Mumbai kids score on memory in new IQ test
City children score better on memory skills than the world average, a study of more than 200 children using the latest version of the Wechsler Intelligence Scale for Children (WISC) found. It was published earlier this year in the Bombay Psychologist, a respected Indian journal, reports Kiran Wadhwa.mumbai Updated: Nov 22, 2009 00:48 IST
City children score better on memory skills than the world average, a study of more than 200 children using the latest version of the Wechsler Intelligence Scale for Children (WISC) found. It was published earlier this year in the Bombay Psychologist, a respected Indian journal.
Now the norm in the US and UK, this 2004 IQ test includes more parameters than the 1970 version normally used in India, looking at new dimensions of intelligence such as working memory and word reasoning in addition to verbal reasoning and performance-based activities. (see box).
The children in the study more or less matched the average of 100 points in the rest of the parameters, but for memory, the average was almost 110.
“The primary reason for this could be the education environment in the country, which focuses on rote learning, memorising and attention span,” said Dr Hemal Shroff from the Tata Institute of Social Sciences, who was a part of the study. “One cannot say if this is a good or bad reflection of our education system, but being above-average in any aspect of intelligence is good.”
The study involved three counselling centres — Institute of psychological health, Thane, Disha Counselling Centre, Dadar and Umeed Child Development Centre, Lower Parel with children of English medium schools from different socio-economic backgrounds.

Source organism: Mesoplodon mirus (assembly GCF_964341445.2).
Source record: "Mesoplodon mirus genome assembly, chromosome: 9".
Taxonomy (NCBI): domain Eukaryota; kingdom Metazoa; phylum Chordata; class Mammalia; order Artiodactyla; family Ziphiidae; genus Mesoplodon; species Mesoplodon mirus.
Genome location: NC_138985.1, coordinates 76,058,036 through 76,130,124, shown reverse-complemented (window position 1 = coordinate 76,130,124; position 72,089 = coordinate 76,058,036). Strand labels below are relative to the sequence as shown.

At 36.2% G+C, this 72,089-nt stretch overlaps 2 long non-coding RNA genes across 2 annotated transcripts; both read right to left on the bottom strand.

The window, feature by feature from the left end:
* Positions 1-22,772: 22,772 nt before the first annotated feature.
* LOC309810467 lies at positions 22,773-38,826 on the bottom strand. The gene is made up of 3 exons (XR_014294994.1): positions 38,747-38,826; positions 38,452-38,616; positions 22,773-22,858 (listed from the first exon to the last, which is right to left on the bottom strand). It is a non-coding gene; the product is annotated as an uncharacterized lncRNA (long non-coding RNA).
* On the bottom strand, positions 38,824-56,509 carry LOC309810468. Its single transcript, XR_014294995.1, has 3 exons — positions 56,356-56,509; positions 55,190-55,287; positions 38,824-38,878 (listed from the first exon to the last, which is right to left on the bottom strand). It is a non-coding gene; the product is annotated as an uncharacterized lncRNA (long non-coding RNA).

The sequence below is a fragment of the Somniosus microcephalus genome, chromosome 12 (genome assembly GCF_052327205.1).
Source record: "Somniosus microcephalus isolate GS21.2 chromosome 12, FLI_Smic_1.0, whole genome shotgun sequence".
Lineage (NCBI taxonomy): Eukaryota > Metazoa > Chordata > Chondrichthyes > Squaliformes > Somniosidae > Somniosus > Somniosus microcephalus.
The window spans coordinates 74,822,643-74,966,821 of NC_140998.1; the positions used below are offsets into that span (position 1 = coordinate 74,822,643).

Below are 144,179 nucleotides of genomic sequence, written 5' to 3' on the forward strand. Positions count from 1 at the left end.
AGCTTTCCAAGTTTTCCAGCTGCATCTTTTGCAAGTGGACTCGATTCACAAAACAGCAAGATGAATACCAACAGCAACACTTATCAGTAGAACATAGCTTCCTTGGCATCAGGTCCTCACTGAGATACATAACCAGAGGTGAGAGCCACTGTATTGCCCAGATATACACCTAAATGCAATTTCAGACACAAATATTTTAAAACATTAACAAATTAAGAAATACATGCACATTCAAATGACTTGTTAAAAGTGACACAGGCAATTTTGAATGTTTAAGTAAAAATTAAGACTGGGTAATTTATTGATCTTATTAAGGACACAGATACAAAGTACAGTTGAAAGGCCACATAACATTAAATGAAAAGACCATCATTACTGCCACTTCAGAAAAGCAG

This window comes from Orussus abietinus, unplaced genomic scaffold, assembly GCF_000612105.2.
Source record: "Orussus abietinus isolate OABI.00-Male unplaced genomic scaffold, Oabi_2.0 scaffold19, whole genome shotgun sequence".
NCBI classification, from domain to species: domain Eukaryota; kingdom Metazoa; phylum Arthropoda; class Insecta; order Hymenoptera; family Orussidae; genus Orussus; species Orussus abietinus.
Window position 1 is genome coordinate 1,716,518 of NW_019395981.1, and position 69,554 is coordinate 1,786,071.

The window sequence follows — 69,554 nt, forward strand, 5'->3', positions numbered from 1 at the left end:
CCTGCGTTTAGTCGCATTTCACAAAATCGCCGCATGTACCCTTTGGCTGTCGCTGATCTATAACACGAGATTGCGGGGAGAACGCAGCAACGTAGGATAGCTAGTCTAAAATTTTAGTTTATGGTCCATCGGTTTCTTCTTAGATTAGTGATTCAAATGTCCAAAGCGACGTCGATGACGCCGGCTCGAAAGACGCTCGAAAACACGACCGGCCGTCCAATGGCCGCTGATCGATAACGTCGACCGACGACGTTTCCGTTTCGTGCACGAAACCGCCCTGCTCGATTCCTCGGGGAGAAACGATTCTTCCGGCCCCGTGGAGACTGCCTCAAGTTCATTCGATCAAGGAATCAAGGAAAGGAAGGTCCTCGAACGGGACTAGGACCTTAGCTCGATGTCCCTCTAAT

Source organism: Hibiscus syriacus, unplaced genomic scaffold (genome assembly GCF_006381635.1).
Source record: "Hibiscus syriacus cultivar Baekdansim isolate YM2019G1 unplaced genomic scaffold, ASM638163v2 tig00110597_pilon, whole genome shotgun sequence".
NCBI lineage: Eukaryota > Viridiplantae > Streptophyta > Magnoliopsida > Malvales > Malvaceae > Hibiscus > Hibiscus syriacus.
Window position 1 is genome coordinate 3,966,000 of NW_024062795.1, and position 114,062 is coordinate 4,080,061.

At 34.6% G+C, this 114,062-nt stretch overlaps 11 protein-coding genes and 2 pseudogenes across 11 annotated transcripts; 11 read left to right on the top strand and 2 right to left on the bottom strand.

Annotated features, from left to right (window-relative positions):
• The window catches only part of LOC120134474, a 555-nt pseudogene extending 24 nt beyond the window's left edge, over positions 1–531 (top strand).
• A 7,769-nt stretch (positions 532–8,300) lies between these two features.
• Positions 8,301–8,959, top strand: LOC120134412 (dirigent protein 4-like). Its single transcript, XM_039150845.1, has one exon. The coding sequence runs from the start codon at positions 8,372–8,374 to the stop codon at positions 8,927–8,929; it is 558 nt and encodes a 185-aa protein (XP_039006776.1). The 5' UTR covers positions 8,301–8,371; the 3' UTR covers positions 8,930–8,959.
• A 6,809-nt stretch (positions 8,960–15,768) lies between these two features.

But is an IQ test itself a reliable indicator of intelligence? “Not necessarily,” said Shroff. “For example, no IQ test looks at social intelligence and emotional intelligence, both very important aspects of everyday living.”
Said Kamala Mukunda, author of What did you ask at school today? : “All intelligence is influenced by the social and cultural environment so an IQ test cannot be generalised for all.”
Indeed, psychologists dissuade parents from having their children take IQ tests out of mere curiosity. “It should be taken only if there is an issue like a child not doing well,” said Anuradha Sovani, head of applied psychology at the University of Mumbai and also part of the study. “Several times, it is because of the teaching technique. An IQ test can help understand what technique a child can best comprehend.”